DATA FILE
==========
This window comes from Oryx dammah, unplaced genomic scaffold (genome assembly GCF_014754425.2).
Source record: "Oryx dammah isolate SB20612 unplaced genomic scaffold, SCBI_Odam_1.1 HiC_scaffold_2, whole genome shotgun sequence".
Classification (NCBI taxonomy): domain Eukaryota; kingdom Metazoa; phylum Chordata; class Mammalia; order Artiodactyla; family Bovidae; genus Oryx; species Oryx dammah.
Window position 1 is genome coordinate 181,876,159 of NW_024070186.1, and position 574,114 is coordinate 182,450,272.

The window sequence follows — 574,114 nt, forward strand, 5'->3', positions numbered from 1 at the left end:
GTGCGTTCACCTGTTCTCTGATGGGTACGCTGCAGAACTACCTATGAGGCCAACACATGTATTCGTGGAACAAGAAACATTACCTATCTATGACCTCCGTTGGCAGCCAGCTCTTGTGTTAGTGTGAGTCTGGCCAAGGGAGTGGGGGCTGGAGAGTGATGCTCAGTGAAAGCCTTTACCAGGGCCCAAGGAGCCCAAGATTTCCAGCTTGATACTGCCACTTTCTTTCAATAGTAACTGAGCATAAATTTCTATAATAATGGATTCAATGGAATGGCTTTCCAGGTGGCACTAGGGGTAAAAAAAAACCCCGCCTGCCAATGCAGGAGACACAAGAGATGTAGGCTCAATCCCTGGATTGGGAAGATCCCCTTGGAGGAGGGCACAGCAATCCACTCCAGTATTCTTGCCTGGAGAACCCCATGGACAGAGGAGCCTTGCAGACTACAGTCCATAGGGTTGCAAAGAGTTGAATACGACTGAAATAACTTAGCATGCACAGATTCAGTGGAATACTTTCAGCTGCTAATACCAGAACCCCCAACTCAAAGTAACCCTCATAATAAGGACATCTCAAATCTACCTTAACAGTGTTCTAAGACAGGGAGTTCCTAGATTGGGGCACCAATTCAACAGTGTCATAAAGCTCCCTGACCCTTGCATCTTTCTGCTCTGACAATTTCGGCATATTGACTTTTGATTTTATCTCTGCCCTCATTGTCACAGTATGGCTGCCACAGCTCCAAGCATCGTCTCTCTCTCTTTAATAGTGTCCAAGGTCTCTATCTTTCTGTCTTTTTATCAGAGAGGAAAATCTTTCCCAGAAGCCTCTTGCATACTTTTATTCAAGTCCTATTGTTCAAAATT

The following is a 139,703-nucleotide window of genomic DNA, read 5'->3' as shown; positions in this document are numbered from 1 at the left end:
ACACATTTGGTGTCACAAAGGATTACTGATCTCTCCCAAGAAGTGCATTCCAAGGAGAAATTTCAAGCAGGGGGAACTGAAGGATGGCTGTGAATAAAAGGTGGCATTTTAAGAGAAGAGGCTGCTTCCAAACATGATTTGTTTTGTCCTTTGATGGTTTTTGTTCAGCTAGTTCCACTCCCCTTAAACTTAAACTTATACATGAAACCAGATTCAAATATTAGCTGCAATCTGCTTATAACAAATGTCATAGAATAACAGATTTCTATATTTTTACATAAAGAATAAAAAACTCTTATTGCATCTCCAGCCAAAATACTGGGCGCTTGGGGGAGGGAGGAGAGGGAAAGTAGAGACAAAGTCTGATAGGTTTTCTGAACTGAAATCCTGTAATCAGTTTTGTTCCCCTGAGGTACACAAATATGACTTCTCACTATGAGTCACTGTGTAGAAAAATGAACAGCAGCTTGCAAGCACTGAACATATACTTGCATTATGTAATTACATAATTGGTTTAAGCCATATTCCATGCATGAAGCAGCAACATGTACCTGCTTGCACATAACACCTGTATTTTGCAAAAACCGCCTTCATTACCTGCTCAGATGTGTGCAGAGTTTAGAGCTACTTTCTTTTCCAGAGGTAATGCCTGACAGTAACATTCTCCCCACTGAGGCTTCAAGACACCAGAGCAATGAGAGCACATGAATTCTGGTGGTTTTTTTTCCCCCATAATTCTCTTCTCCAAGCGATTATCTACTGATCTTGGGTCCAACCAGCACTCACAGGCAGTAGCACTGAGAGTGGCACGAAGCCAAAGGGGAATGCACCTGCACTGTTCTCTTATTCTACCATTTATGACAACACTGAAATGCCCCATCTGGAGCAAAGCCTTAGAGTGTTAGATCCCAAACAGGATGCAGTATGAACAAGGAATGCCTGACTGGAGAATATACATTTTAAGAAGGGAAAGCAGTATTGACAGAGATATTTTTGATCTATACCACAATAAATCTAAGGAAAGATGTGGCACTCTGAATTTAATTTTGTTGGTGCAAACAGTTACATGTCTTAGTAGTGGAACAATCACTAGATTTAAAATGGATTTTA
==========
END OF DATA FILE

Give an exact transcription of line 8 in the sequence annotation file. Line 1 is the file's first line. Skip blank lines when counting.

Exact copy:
ACACATTTGGTGTCACAAAGGATTACTGATCTCTCCCAAGAAGTGCATTCCAAGGAGAAATTTCAAGCAGGGGGAACTGAAGGATGGCTGTGAATAAAAGGTGGCATTTTAAGAGAAGAGGCTGCTTCCAAACATGATTTGTTTTGTCCTTTGATGGTTTTTGTTCAGCTAGTTCCACTCCCCTTAAACTTAAACTTATACATGAAACCAGATTCAAATATTAGCTGCAATCTGCTTATAACAAATGTCATAGAATAACAGATTTCTATATTTTTACATAAAGAATAAAAAACTCTTATTGCATCTCCAGCCAAAATACTGGGCGCTTGGGGGAGGGAGGAGAGGGAAAGTAGAGACAAAGTCTGATAGGTTTTCTGAACTGAAATCCTGTAATCAGTTTTGTTCCCCTGAGGTACACAAATATGACTTCTCACTATGAGTCACTGTGTAGAAAAATGAACAGCAGCTTGCAAGCACTGAACATATACTTGCATTATGTAATTACATAATTGGTTTAAGCCATATTCCATGCATGAAGCAGCAACATGTACCTGCTTGCACATAACACCTGTATTTTGCAAAAACCGCCTTCATTACCTGCTCAGATGTGTGCAGAGTTTAGAGCTACTTTCTTTTCCAGAGGTAATGCCTGACAGTAACATTCTCCCCACTGAGGCTTCAAGACACCAGAGCAATGAGAGCACATGAATTCTGGTGGTTTTTTTTCCCCCATAATTCTCTTCTCCAAGCGATTATCTACTGATCTTGGGTCCAACCAGCACTCACAGGCAGTAGCACTGAGAGTGGCACGAAGCCAAAGGGGAATGCACCTGCACTGTTCTCTTATTCTACCATTTATGACAACACTGAAATGCCCCATCTGGAGCAAAGCCTTAGAGTGTTAGATCCCAAACAGGATGCAGTATGAACAAGGAATGCCTGACTGGAGAATATACATTTTAAGAAGGGAAAGCAGTATTGACAGAGATATTTTTGATCTATACCACAATAAATCTAAGGAAAGATGTGGCACTCTGAATTTAATTTTGTTGGTGCAAACAGTTACATGTCTTAGTAGTGGAACAATCACTAGATTTAAAATGGATTTTA